No, but the rope is given to be massless
So the acceleration is 0.
But that's not a problem, it's a lesson.
You CANNOT have forces acting on massless things.
Your example is a problem, and it's a problem not covered by this lesson, since it clearly stipulates that the acceleration is 0; in your case, it isn't.
hmmm, so the book is contradicting itself?
You are trying to contradict the book
But not making a reasoned argument.
No, you're contradicting the book. You are constructing a situation where the acceleration cannot be zero, and trying to analyze the problem as if it could.
as if it were 0.
ok , i know the acceleration is not zero
So then the book doesn't apply anymore.
Then the forces cannot be the same.
ok lets look at the problem again. the forces on the rope is F1 - F2 = ma , the mass of the rope is neglible. so we have F1 - F2 = 0
Therefore the F1 = F2
If you contradict by saying \[F1 \ne F2\] then \[ma \ne 0.\]
but didnt we stipulate earlier that F1 = 30 N and F2 = 20 N
You cannot say that ma = 0 if f1 not equal f2
The sum of the forces IS ma.
If the sum is non-zero ma is non-zero. If ma is 0 the sum is 0. If the sum is 0 ma is 0. If ma is non-zero the sum is non-zero.
but in my problem, i started with 30 N and 20 N , and they applied the forces at either end, correct?
You can *only* assume the rope is massless *IF* F1=F2. Otherwise, the discussion in the book doesn't apply.
So while there are real-world situations where F1 is not equal to F2, you can't analyze them using what the book says. It *only* applies for the special case where F1=F2.
but didnt we assume that the two guys are applying two different forces
We did. But then you tried to use what the book told you. You can't do that.
If forces are non-zero then ma is non-zero.
Pick one or the other, but you can't just pick both to be different.
ok let me try again, one sec
person A is 50 kg and pulls towards the right (+) with 30 N force. person b who is 40 kg pulls towards the left with a 20 N force. assume the rope is massless.
You can't do that.
You cannot say the sum of the forces is not zero and ma is 0. You cannot say that ma is not zero but the sum of the forces is 0. Because the sum of the forces IS ma. If you pick one you are also choosing the other.
You can't assume the rope is massless.
they do that in problems though, i thought
They do that when the forces are equal.
You are trying to do something like: Let \(1 = 0 \implies 2+1 = 2\) And then complaining because you know 2+1 should be 3.
i dont understand , what is wrong with my problem
You have ma = 0, but the sum of the forces is not 0.
You cannot do that.
If it is not accelerating then there is no net force on the object.
Things do not accelerate in the absence of a net force.
Things with net forces acting on them MUST accelerate.
so what exactly is the contradiction in the question
nothing wrong with assuming the rope is massless person A is 50 kg and pulls towards the right (+) with 30 N force. person b who is 40 kg pulls towards the left with a 20 N force. assume the rope is massless.
You try to claim \(m = 0 \implies ma=0\) But \[\sum F = ma\] And you pick two forces also that don't sum to 0.
We are telling you THERE IS SOMETHING WRONG with that assumption.
so what is the force on the rope
Because what happens in reality is that ma is not 0, You will get a tension, the tension will pull the two people together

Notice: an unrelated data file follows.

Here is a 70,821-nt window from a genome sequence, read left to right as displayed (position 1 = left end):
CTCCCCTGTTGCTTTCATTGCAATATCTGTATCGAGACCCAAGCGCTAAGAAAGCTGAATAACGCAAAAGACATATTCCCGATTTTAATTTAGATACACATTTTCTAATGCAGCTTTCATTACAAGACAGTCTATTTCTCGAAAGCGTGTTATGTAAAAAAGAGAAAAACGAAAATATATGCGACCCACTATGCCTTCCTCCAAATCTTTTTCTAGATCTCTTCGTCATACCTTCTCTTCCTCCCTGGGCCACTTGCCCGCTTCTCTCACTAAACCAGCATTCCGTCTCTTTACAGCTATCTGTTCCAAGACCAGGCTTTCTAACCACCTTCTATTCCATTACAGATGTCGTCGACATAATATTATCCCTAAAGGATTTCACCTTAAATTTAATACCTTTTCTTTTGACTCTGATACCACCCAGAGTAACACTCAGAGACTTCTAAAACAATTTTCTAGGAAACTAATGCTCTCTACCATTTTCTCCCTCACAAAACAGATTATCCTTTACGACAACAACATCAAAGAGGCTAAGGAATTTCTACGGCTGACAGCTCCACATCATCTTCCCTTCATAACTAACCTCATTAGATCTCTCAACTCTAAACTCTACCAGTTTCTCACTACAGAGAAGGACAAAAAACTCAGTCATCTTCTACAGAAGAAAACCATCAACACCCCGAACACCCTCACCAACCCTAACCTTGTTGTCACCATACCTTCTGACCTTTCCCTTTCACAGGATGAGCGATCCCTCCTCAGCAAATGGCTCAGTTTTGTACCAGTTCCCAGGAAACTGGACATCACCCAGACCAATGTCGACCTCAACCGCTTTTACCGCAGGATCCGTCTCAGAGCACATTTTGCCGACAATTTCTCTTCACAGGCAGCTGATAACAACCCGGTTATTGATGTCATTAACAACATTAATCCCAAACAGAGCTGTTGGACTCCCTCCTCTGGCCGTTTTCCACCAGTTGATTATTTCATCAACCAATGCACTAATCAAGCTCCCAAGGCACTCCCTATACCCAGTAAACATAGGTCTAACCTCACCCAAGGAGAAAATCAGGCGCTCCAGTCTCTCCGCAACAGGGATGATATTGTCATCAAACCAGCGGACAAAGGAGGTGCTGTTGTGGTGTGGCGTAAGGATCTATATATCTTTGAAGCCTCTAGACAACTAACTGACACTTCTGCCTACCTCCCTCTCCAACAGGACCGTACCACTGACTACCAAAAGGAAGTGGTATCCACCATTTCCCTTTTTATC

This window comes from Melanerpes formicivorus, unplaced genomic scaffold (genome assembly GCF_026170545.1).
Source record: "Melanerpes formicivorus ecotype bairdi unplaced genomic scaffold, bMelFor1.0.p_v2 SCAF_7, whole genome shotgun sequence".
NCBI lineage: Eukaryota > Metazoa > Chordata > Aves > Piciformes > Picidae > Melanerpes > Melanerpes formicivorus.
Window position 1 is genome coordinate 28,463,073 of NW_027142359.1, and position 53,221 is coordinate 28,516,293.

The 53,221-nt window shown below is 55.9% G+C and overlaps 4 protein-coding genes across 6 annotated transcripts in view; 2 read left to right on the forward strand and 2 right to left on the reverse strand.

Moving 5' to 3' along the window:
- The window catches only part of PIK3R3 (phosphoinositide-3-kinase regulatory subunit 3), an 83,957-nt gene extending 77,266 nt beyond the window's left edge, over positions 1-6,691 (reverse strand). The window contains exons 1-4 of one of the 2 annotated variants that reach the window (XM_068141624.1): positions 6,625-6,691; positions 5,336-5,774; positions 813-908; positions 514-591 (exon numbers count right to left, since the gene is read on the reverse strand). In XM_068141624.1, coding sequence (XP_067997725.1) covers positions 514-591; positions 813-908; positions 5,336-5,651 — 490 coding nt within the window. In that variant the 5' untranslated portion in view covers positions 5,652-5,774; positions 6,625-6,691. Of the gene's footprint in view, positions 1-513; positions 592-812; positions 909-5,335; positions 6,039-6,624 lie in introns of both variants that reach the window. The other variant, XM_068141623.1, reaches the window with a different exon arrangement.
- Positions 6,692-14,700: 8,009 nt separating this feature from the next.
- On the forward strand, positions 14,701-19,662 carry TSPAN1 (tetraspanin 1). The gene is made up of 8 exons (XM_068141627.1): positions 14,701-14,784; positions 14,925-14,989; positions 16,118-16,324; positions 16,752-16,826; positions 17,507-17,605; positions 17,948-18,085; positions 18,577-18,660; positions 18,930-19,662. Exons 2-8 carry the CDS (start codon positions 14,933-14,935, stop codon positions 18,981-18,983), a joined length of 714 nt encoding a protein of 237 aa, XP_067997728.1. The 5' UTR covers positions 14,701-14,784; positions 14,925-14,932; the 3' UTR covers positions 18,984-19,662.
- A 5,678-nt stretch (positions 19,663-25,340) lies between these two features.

oh you said there is no force on the rope, since its massless
I'm not saying anything. You are choosing two sides of the equation that are non-equal
wait, you cant have tension with a massless rope?
Which do you want, a rope that doesn't accelerate? or a net force?
Ive seen many tension problems where we assume the mass of the rope is negligible
Was the rope accelerating?
i dont know
one sec, let me get a problem
An important property of massless ropes is that the total force on the rope must be zero at all times. To prove this, we go back to Newton's Second Law. If a net force acts upon a massless rope, it would cause infinite acceleration, as a = F/m , and the mass of a massless rope is 0.
Right. So if you assume the rope is massless you have to have it not accelerating. If it is not accelerating the net force must be 0. If the net force is zero, each force acting on the rope must be cancelled by another foce.
so youre saying, if you have a 40 kg guy and a 50 kg guy and they are pulling on a rope in opposite directions, and the rope is massless, then
then the force exerted by the rope on the two people must be equal
but then the two people, what about the force of the two people exerting on the rope , or the forces on the rope
The net force they exert on the rope must be 0.
but they can have different forces as well
but then by newtons third law, then that would force them to have the same force
the reaction force
They cannot be exerting different forces.
If they were then the sum would not be 0.
ok lets say we have a pulley and two masses
one mass is 50 kg, the other mass is 30 kg
m1 = 50 kg, m2 = 30 kg
they go up and down, like vertically
simple pulley. the force on m1 are 9.8 *50 - T , where + is down direction
the force on m2 is T - 30 *9.8
but the problem says the mass of the cable and the pulley is neglible
that means don't try to use it for finding the mass
, wait, you said then the acceleration is zero
but the pulley is accelerating, i mean the cable is accelerating
You just keep talking in circles. What exactly is the question?
the force on the cable should be zero
since it is massless, but there is force on the cable
It's not massless.
thats what the problem states
It says ignore the mass, not that it's massless.
In all these cases you are going to assume that the mass of the rope is ignorable, and that the tension in the rope is uniform.
i think it says the mass is zero
It's telling you to ignore it because otherwise it becomes impossible to solve with your current tools. IT CANNOT BE 0 everything (even light) has mass. Forces cannot act on objects with no mass.
it says let it be zero
I'm not going to continue this further. If you want to argue further you can contact the authors, or your professor.
If the rope has mass m, then Newton’s second law applied to the rope gives T - T'= ma. If the mass m is taken to be zero, however, as in the upcoming examples, then T = T'.
What is the acceleration of a massless object with a force of 1 newton acting on it?
here i will show you a link , one sec http://www.wadsworthmedia.com/marketing/sample_chapters/0495106194_ch04.pdf page 70
I don't disagree with what they state there.